Sassenachs, rejoice!

“People disappear all the time. Ask any policeman. Better yet, ask a journalist. Disappearances are bread-and-butter to journalists. Young girls run away from home. Young children stray from their parents and are never seen again. Housewives reach the end of their tether and take the grocery money and a taxi to the station. International financiers change their names and vanish into the smoke of imported cigars. Many of the lost will be found, eventually, dead or alive. Disappearances, after all, have explanations. Usually.” –”Outlander” by Diana Gabaldon

I just finished watching the first episode of “Outlander,” a new TV show based on my all-time favorite series of novels by the brilliant Diana Gabaldon.

I have no problem admitting that from the very first sight of my beloved Scotland (and the very first note of the beautiful theme music), I burst into happy tears. I can only imagine how the author felt at the screening.

Like millions of other readers, I have waited decades to see Jamie and Claire on film. During my visits to the Highlands, I even dreamed about these characters. To see their story finally come to life, well, it just takes my breath away.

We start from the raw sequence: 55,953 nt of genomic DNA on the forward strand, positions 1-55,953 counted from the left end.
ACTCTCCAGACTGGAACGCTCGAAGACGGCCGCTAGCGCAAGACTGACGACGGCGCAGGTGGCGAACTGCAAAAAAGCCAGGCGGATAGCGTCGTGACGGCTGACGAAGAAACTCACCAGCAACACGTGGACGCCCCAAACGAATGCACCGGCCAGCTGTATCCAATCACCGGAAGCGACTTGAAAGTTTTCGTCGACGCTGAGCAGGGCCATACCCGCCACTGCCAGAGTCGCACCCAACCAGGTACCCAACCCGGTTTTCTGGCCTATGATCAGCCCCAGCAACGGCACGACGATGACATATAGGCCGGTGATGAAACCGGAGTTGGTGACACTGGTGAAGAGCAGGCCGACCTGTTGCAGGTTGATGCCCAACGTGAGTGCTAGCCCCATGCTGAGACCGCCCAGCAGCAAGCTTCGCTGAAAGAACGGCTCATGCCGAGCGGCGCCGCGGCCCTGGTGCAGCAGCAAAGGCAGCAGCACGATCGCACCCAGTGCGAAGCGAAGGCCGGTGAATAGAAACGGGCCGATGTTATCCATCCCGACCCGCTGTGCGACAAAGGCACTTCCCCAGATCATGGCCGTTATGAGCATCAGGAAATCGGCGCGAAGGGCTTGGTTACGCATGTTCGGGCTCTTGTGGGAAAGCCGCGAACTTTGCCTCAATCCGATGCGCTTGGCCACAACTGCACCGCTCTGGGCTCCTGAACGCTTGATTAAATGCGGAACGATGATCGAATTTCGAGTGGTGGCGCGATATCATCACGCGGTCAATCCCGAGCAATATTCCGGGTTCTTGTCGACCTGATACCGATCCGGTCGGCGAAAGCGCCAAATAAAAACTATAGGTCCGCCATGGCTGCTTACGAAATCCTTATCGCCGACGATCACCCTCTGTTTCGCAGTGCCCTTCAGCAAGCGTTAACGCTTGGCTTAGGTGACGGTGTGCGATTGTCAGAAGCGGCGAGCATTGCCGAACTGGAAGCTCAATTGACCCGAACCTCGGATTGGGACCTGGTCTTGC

A special note to my witchy friends: The screenwriters and actors not only know how to correctly pronounce Samhain, they present a stunning pre-dawn sabbat ritual in a circle of stones. Watching that scene gave me chills.

“Outlander” will premiere on Saturday, Aug. 9 on Starz. Dinna fash if you can’t wait. The first episode is online, and you can watch it for free.

Je suis prest.

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blue hourglass

The week that was

The late, great speculative fiction writer Jay Lake used to write these wonderful story roundups on his blog that he called Link Salad. The feature was basically just a bunch of links to stories that had caught his eye during his daily/weekly Internet wanderings.

I know that many of you follow me on other social media outlets, where the sharing of stories is something that I do with gusto. But I’ve received a general complaint about these posts: Both Facebook and Twitter make it so hard to find ‘em. That’s where “The Week That Was” comes in. In this feature, I’ll highlight a handful of my favorite shares from the previous week, just in case you missed them the first time around.

And here we go:

STORIES

Syria Suffers Record Death Toll – Syria’s three-year civil war has already killed more than 170,000 people, nearly a third of them civilians.

Ukraine Rebel Chief Igor Bezler Threatens To Execute Interviewer – When interviewing a rebel leader nicknamed “the Demon,” don’t be surprised when he goes on a rant that suggests shooting the messenger.

NRA Member Who Lost Sister To Gun Violence Tearfully Asks Senate To Protect Women – American women account for 84 percent of all female gun victims in the developed world, and more than a quarter of female homicide victims in the U.S. are killed by an intimate partner.

2,500 Ground Zero Workers Have Cancer – The grim toll has skyrocketed from the 1,140 cancer cases reported last year.